My Students, My Inspiration

Posted: 26 May 2011 in Write.
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I am humbled.

Last night I taught the final session of my first Fiction Writing Craft Workshop in Sarasota.  Our class was small–just four participants, all beginners–but the collective passion, enthusiasm and dedication these budding writers exhibited may have inspired me more than I inspired them.

I have been reminded in teaching them what it is that first drew me to writing way back when (waaaay back when), when writing was all about giving free reign to my imagination, about curling up in a chair with a favorite notebook and favorite ball point pen and staining page after page with inked words I considered to be full of profundity and insight.

I have been reminded how each time I sat down to write I surprised myself by what poured onto the page–the twists and turns of plot, the sometimes shocking things my character would suddenly say  or do (because, of course, that character usually started out being based on me), the images that revealed themselves.

It felt, I remember, like magic.

And I have been reminded that the words did pour onto the page.  They grew into sentences and paragraphs and pages, and more pages.  I wrote in that chair for hours, not getting up to eat or to use the bathroom or to go call a friend.  There was nothing I would rather be doing, nowhere I’d rather be.

Nor was it only the chair.  I wrote in my bed before going to sleep, I wrote in the back seat of the car on road trips, I wrote on buses and trains, I wrote during math class, ignoring that nuisance Pythagoras, I wrote in the playground while other girls dangled from monkey bars and played hopscotch.  While friends spent their summer days learning to swim, I spent those days in the local library devouring books and writing my own.  (True, I don’t know how to swim now, but how many of those friends can write a novel?)

But one day we learn how hard writing is.  We learn what good writing (never mind brilliant writing) really is, and we discover why our characters are flat or cliched or unsympathetic.  We discover our prose reads lifeless and dull, that our premise is absurd, that our stories just don’t “hang together.”

My workshop participants are not at that point yet.  They’ve just started their wonderful journey and right now their sights are set on writing a single satisfying story, not on publication in a prestigious literary journal or on a book contract.

It is true that the innocence they brought to that first session has been ruptured over our two months together.  No longer do they believe (if they ever truly did) that writing is easy, and I’d be lying if I said they haven’t experienced their frustrations, but to spend a few hours a week with writers virtually free of the sometimes paralyzing angst my peers and I suffer…I can imagine little else that could be so inspiring.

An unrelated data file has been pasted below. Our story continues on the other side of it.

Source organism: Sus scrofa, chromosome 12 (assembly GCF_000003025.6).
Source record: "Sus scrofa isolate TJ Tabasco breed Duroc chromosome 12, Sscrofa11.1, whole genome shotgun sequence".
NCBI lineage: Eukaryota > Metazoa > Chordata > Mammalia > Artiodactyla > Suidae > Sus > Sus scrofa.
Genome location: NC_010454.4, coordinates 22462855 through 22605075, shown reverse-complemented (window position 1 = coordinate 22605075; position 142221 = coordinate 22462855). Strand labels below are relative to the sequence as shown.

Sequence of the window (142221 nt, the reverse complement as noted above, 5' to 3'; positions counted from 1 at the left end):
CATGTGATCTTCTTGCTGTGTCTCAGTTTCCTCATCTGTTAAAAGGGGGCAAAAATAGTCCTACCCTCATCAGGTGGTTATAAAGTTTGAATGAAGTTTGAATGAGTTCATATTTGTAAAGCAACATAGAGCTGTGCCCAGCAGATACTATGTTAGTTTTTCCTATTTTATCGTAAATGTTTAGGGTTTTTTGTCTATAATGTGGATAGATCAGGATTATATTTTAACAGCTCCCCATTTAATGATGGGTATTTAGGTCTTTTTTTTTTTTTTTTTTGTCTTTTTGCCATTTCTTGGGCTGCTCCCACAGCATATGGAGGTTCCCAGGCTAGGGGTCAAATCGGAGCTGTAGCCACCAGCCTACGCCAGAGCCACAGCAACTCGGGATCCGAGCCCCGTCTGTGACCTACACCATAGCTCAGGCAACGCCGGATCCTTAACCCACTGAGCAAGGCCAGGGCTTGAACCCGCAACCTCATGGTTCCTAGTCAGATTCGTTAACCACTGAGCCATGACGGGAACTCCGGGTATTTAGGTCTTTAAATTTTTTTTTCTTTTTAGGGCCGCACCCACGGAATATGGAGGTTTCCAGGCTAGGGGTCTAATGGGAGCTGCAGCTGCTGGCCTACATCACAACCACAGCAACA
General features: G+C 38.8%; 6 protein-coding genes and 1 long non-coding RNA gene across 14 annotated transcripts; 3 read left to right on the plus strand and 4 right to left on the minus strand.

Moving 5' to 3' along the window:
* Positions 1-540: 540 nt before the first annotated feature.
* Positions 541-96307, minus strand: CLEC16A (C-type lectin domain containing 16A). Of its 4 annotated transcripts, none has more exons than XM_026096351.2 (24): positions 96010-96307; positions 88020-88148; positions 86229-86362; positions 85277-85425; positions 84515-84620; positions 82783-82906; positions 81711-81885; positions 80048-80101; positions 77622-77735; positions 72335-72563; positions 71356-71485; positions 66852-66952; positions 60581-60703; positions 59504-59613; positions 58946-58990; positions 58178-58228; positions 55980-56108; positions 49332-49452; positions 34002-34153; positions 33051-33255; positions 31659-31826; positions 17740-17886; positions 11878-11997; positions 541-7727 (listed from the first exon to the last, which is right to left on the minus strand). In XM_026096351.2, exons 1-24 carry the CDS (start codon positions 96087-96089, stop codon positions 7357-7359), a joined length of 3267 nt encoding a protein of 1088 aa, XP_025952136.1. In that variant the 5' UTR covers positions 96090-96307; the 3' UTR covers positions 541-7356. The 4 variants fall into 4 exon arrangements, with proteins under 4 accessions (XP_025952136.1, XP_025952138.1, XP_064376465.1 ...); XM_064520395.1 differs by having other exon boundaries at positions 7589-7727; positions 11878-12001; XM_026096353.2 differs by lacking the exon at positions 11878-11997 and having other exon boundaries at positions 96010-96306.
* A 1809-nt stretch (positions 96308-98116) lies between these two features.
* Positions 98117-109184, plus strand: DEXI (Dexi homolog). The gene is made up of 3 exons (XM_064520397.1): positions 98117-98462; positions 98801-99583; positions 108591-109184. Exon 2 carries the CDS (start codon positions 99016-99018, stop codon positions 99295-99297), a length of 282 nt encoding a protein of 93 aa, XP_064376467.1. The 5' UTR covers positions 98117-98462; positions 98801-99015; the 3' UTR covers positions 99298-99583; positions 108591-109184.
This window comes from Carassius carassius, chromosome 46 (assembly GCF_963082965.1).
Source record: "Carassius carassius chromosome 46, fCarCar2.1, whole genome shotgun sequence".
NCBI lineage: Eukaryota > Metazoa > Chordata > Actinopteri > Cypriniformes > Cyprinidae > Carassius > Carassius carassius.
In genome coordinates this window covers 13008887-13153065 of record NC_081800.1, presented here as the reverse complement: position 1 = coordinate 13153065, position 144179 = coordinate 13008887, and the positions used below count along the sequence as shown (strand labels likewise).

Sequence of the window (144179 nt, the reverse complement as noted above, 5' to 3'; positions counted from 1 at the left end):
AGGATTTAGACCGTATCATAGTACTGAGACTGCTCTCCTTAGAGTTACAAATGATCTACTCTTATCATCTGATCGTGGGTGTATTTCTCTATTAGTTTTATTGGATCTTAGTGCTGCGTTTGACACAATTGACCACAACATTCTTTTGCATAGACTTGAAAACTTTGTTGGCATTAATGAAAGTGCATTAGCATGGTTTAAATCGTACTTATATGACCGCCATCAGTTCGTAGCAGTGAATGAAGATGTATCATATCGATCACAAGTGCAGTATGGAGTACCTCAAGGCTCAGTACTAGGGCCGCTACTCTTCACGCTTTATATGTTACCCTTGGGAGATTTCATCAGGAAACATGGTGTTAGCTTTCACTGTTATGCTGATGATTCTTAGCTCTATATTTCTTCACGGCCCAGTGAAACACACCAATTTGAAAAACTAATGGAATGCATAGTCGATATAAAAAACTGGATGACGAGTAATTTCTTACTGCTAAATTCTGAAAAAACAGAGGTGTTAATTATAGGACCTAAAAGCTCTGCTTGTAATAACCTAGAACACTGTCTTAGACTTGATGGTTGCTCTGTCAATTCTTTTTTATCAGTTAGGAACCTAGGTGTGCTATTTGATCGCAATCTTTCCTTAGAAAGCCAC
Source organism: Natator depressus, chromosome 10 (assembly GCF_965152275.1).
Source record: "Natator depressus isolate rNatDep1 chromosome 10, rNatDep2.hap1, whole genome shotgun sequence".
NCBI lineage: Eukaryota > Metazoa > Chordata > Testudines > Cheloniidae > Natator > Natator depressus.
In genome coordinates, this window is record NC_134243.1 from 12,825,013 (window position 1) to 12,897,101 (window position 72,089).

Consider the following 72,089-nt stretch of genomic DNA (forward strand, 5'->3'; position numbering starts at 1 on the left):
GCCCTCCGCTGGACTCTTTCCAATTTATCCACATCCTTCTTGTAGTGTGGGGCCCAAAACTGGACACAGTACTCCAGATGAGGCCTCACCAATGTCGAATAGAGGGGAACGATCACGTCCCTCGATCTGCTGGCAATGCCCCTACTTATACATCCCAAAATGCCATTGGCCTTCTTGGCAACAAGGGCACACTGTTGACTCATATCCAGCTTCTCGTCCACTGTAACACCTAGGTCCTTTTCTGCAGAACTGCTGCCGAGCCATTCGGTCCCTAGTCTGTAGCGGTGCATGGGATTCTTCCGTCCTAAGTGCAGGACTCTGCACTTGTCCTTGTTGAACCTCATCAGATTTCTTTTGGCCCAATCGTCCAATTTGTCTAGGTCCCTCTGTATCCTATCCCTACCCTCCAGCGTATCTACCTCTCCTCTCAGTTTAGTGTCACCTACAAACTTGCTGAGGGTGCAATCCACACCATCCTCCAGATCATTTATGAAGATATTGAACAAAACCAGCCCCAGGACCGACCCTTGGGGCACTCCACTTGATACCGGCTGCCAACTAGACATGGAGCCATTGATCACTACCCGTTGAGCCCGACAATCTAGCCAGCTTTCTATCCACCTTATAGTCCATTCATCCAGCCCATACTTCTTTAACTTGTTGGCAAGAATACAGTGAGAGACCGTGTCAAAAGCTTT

As a “seasoned” writer, I am known to profess that while I’d love to see my novel(s!) displayed on that shelf at Shakespeare & Co., I’m writing for myself first, but is that truly what I think when I sit down to write now?  I want that to be true, but I”m not sure.  Seven or so years ago, the idea of one of my books being published was pure fantasy, but when I landed an agent for my second novel, that fantasy transformed into promise, and I can admit that as I work on my next novel, the dream of publication looms.  A dream that sometimes inspires, but just as often discourages.

I want to write for myself in the same way my students do now.  I want to recapture what I once had, what they have now–that spirit of learning and exercising the imagination, wherever it takes them, that sense that writing is something they do for themselves, which is as it should be.

So to my students, my fledgling writers–Rosemarie, Jen, Katie and Ken–as much as I hope I have motivated and inspired you, know that you have returned the favor.

I have been reminded and now I need to remember…every single day.

  1. I took your fiction writing class and was very impressed. You’re a fantastic facilitator and provider of great writing content. I used to think that someone who’s an expert in a particular area may not necessarily be the best to teach the same content. Boy, was I wrong! Not only are you a talented writer, but you’re also am amazing teacher. You’ve provided us great critique on our work and have inspired us to keep writing. What I have produced in your class, I can definitely use as scripts in my filmmaking projects.

    Finally, thank you for enabling us, for letting us realize that we can again believe in ourselves as writers.

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